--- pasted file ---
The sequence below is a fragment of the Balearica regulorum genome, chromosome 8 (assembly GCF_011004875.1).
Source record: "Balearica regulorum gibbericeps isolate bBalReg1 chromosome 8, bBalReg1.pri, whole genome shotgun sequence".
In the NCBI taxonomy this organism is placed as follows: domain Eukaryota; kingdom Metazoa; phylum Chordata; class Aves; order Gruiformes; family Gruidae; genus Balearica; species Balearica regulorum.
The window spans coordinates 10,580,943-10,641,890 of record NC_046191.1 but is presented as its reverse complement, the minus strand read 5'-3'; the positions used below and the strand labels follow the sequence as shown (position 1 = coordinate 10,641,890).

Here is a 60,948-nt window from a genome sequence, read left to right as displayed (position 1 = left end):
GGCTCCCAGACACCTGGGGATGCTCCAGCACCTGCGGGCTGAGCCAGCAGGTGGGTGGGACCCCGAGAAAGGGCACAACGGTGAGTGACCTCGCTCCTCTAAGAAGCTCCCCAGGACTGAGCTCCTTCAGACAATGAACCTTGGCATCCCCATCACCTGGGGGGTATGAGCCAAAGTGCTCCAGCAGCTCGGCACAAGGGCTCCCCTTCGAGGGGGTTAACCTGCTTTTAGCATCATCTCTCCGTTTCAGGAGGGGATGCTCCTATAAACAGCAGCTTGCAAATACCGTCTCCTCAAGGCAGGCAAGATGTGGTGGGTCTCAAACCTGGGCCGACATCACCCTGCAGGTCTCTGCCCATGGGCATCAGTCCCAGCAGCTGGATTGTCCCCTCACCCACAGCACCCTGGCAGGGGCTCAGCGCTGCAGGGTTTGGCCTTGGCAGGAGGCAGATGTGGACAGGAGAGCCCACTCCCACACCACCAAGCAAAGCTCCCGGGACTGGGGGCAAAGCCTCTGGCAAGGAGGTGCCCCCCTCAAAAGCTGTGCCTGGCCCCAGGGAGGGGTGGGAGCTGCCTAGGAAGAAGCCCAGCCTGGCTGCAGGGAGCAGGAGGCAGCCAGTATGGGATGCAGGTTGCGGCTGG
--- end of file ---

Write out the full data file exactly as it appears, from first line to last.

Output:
The sequence below is a fragment of the Balearica regulorum genome, chromosome 8 (assembly GCF_011004875.1).
Source record: "Balearica regulorum gibbericeps isolate bBalReg1 chromosome 8, bBalReg1.pri, whole genome shotgun sequence".
In the NCBI taxonomy this organism is placed as follows: domain Eukaryota; kingdom Metazoa; phylum Chordata; class Aves; order Gruiformes; family Gruidae; genus Balearica; species Balearica regulorum.
The window spans coordinates 10,580,943-10,641,890 of record NC_046191.1 but is presented as its reverse complement, the minus strand read 5'-3'; the positions used below and the strand labels follow the sequence as shown (position 1 = coordinate 10,641,890).

Here is a 60,948-nt window from a genome sequence, read left to right as displayed (position 1 = left end):
GGCTCCCAGACACCTGGGGATGCTCCAGCACCTGCGGGCTGAGCCAGCAGGTGGGTGGGACCCCGAGAAAGGGCACAACGGTGAGTGACCTCGCTCCTCTAAGAAGCTCCCCAGGACTGAGCTCCTTCAGACAATGAACCTTGGCATCCCCATCACCTGGGGGGTATGAGCCAAAGTGCTCCAGCAGCTCGGCACAAGGGCTCCCCTTCGAGGGGGTTAACCTGCTTTTAGCATCATCTCTCCGTTTCAGGAGGGGATGCTCCTATAAACAGCAGCTTGCAAATACCGTCTCCTCAAGGCAGGCAAGATGTGGTGGGTCTCAAACCTGGGCCGACATCACCCTGCAGGTCTCTGCCCATGGGCATCAGTCCCAGCAGCTGGATTGTCCCCTCACCCACAGCACCCTGGCAGGGGCTCAGCGCTGCAGGGTTTGGCCTTGGCAGGAGGCAGATGTGGACAGGAGAGCCCACTCCCACACCACCAAGCAAAGCTCCCGGGACTGGGGGCAAAGCCTCTGGCAAGGAGGTGCCCCCCTCAAAAGCTGTGCCTGGCCCCAGGGAGGGGTGGGAGCTGCCTAGGAAGAAGCCCAGCCTGGCTGCAGGGAGCAGGAGGCAGCCAGTATGGGATGCAGGTTGCGGCTGG